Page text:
When Plato, Aristotle's teacher, created his ontological argument, he called it the theory of Forms. Essentially, the Form (capital F) of something was its essence, whereas, the form (lowercase f) was the actual physical representation. He used this idea to separate man's soul from his body, and explain the idea of the soul in a quantifiable way. Plato's Dualism, or the mind-body problem, also explored existence as an ontological question. Basically, he argued, that the body was a physical thing, something we can observe. The mind, however, was specific to each of us. An argument that explains this principle is the idea of pain. Think about the last time you hurt yourself. Did someone try to tell you that you weren't that hurt because you weren't bleeding? This person could see your body, but not the inside of your mind. According to Plato, the ontological question here is how could the mind, which can't be seen, relate to the body, which can?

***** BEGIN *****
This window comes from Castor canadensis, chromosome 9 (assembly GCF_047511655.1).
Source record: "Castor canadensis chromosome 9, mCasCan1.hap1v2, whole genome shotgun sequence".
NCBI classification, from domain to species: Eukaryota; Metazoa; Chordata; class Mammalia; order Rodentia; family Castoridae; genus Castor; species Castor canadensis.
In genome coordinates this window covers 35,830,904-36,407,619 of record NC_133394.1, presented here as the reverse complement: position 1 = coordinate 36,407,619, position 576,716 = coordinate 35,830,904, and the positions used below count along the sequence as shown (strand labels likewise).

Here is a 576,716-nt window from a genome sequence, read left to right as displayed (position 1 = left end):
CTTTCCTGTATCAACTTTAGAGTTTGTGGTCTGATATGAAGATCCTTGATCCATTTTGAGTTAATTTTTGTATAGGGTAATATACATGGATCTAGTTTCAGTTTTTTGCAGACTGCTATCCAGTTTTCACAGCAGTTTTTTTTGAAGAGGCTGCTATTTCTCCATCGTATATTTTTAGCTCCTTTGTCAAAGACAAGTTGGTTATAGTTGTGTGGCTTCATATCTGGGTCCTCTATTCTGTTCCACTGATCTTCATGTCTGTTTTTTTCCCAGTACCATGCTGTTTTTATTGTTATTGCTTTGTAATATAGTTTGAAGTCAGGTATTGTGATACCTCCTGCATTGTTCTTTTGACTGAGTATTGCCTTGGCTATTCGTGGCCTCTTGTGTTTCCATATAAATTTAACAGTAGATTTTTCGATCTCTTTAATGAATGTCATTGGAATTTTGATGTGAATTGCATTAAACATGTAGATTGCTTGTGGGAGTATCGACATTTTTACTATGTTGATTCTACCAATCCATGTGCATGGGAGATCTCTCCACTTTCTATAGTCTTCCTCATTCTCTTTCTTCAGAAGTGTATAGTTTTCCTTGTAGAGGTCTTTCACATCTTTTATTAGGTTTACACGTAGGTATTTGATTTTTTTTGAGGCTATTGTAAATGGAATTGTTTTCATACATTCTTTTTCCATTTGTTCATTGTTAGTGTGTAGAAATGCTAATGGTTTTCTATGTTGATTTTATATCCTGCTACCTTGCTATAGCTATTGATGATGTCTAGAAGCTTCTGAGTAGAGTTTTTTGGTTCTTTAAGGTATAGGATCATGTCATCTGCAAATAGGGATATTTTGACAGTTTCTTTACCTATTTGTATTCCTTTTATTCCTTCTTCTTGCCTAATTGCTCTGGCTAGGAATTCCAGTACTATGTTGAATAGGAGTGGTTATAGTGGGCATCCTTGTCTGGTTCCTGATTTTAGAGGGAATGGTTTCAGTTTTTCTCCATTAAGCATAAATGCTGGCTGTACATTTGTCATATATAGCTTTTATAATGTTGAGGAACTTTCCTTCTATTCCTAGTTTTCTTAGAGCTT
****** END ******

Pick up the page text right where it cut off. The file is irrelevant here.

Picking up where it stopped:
In the 17th century, German philosopher Jacob Lorhard, who lived from 1561-1609, officially coined the term ontology. He used the word in the first volume, of his eight volume work, Ogdoas Scholastica to discuss the relationship between religion and scientific inquiry. It was a particularly interesting topic for people living at the dawn of the Age of Enlightenment, when many scientists were discovering new ideas about our universe, and many philosophers were attempting to reconcile the existence of both God and rational thought.
Lorhard's Ogdoas Scholastica was written as a grammar school textbook. It was meant to define the most basic philosophical concepts of his time and defined ontology as a hierarchy, or order of classification. When writing volume eight, Lorhard focused completely on ontology. He was influenced heavily by the work of another German philosopher, Clemens Timpler. Both focused on the idea of what could be known from the human perspective, a perspective based on reason.